Who Is More Susceptible To Smog
Everyone that may participate in strenuous activities outdoors, ranging from manual labor to jogging, might begin to suffer from smog-associated health problems. Physical activity results in individuals breathing faster and heavier, exposing the lungs to additional ozone chemicals and other pollutants. Below are the four main groups of individuals that are specifically susceptible to ozone chemicals and other pollutants found in smog.
Children – Children that are active have the highest chance of developing issues due to smog exposure, as children tend to spend the majority of their time outside playing. Children, as a grouping, are times more susceptible to asthma, which is the most typical chronic ailments for children, and additional respiratory illnesses than adults. Adults who are active outdoors – Adults, regardless of age that is healthy, who work or exercise outdoors on a regular basis are thought of to be at greater risk from being exposed to smog. Individuals with respiratory diseases – Individuals that suffer from several chronic respiratory diseases including asthma are more susceptible to the impact of ozone. Normally, they will have adverse reactions manifest a lot earlier and at much lesser levels of exposure than persons who have less sensitivity. Individuals with rare susceptibility to ozone – There are those otherwise healthy individuals that just display more sensitivity to the chemical contaminants in smog than others and might experience additional adverse health issues due to exposure.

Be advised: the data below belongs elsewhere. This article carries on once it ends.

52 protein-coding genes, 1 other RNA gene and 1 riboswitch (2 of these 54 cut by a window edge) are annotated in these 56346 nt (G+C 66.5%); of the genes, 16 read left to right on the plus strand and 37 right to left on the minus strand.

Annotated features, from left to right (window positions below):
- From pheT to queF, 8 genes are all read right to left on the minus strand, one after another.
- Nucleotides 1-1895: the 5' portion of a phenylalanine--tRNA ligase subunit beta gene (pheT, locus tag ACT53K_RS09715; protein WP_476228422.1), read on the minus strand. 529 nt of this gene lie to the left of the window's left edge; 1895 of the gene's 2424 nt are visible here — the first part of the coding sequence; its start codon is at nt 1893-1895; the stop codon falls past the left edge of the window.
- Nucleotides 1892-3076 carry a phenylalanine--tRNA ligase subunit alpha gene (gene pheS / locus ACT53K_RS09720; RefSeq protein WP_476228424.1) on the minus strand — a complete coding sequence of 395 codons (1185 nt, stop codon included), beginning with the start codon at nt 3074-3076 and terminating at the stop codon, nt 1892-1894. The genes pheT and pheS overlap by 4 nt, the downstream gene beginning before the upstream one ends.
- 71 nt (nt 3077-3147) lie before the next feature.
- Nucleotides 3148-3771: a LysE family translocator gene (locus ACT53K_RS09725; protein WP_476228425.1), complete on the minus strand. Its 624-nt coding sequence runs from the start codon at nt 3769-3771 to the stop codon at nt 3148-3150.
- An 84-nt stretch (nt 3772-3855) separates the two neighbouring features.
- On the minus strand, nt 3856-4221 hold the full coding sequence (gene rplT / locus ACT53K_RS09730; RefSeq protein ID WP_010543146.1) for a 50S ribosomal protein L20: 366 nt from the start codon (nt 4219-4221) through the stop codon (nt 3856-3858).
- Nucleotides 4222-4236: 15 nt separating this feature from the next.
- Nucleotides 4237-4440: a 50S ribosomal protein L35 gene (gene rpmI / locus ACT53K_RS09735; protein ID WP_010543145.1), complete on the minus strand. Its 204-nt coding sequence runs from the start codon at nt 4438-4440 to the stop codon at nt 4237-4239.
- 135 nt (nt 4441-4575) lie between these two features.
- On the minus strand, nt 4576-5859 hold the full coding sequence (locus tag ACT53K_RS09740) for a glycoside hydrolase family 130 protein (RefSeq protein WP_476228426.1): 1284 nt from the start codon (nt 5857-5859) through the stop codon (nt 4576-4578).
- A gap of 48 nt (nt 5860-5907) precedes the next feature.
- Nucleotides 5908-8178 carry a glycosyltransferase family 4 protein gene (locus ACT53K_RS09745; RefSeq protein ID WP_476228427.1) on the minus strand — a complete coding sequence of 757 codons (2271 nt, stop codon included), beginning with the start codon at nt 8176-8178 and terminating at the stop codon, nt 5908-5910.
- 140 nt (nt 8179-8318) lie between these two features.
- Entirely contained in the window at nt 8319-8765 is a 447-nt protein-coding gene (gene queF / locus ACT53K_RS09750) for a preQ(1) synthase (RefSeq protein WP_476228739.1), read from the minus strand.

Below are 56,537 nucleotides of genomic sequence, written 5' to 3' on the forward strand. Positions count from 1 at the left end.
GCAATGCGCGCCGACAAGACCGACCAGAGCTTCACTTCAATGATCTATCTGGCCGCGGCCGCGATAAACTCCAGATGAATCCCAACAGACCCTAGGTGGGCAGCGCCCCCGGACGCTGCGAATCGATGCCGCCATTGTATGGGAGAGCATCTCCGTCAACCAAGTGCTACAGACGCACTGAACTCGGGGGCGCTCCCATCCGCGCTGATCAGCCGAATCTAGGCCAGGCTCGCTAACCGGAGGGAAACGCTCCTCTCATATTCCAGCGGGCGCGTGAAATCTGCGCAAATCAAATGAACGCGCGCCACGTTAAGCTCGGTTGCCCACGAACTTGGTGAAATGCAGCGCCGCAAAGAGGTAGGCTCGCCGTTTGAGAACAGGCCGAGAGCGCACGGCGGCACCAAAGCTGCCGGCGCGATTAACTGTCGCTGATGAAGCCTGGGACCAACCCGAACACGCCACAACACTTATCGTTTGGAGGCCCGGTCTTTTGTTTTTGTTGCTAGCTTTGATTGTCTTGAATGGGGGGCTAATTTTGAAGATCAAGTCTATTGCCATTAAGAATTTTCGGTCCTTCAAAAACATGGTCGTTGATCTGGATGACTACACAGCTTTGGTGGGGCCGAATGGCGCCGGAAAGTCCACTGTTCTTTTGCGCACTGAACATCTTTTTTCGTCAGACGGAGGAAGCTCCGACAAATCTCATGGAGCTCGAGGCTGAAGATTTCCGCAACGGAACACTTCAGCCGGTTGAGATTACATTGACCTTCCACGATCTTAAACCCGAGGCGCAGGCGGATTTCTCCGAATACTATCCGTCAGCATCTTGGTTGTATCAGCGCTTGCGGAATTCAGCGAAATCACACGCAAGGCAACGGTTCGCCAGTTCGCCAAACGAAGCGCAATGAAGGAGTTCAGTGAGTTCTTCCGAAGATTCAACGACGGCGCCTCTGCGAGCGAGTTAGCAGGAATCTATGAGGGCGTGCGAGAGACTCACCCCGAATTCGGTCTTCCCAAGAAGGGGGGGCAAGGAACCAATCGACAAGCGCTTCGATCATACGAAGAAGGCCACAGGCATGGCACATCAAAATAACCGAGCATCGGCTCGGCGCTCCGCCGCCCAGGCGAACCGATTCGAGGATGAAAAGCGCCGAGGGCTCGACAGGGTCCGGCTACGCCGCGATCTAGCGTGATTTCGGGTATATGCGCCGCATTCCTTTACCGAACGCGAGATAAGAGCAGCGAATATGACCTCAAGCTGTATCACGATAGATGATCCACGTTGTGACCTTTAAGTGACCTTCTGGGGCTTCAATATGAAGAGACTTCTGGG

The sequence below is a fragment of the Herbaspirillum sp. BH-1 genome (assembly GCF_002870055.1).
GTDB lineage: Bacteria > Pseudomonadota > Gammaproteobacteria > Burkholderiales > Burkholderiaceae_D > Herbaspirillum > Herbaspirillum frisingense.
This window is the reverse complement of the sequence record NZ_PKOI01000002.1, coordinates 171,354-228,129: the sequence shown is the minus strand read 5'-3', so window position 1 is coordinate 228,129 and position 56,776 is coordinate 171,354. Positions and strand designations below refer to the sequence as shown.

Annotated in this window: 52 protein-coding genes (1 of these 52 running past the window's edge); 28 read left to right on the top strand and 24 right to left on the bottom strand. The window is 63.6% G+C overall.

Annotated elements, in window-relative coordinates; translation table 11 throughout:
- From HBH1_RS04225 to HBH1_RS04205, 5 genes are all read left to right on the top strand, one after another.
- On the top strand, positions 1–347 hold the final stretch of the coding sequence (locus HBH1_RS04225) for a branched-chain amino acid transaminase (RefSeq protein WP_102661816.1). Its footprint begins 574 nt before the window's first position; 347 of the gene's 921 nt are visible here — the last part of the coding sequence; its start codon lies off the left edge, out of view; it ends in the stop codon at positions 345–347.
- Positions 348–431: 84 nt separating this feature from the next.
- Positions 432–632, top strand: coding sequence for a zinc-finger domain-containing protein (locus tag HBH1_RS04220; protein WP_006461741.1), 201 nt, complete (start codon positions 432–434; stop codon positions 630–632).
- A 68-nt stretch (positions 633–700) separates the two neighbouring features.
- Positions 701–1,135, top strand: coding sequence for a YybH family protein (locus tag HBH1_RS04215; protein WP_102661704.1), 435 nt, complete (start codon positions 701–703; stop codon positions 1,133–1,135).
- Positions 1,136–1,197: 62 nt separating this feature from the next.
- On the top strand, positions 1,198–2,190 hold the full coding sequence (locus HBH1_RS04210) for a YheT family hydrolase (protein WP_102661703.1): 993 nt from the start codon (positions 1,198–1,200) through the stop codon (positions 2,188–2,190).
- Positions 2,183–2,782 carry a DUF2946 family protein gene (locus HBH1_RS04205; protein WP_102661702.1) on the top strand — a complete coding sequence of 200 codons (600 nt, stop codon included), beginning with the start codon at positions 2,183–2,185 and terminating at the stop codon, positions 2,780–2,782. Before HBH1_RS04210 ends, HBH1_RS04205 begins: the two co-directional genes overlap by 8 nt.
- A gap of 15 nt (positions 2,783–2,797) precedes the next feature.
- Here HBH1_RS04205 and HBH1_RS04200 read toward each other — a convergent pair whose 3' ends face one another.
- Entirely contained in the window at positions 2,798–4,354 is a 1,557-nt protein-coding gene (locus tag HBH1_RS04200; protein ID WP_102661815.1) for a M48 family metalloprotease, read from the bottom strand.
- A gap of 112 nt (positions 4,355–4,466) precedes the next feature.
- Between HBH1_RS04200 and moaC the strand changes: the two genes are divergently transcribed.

During days that are heavy with smog, the elderly are typically encouraged to remain indoors. Older individuals are not probably at any greater risk of adverse health effects from smog due to their age. However, the elderly individuals will be at a greater risk due to smog exposure if they before now are active outdoors, suffered from respiratory illnesses, or are uniquely predisposed to ozone.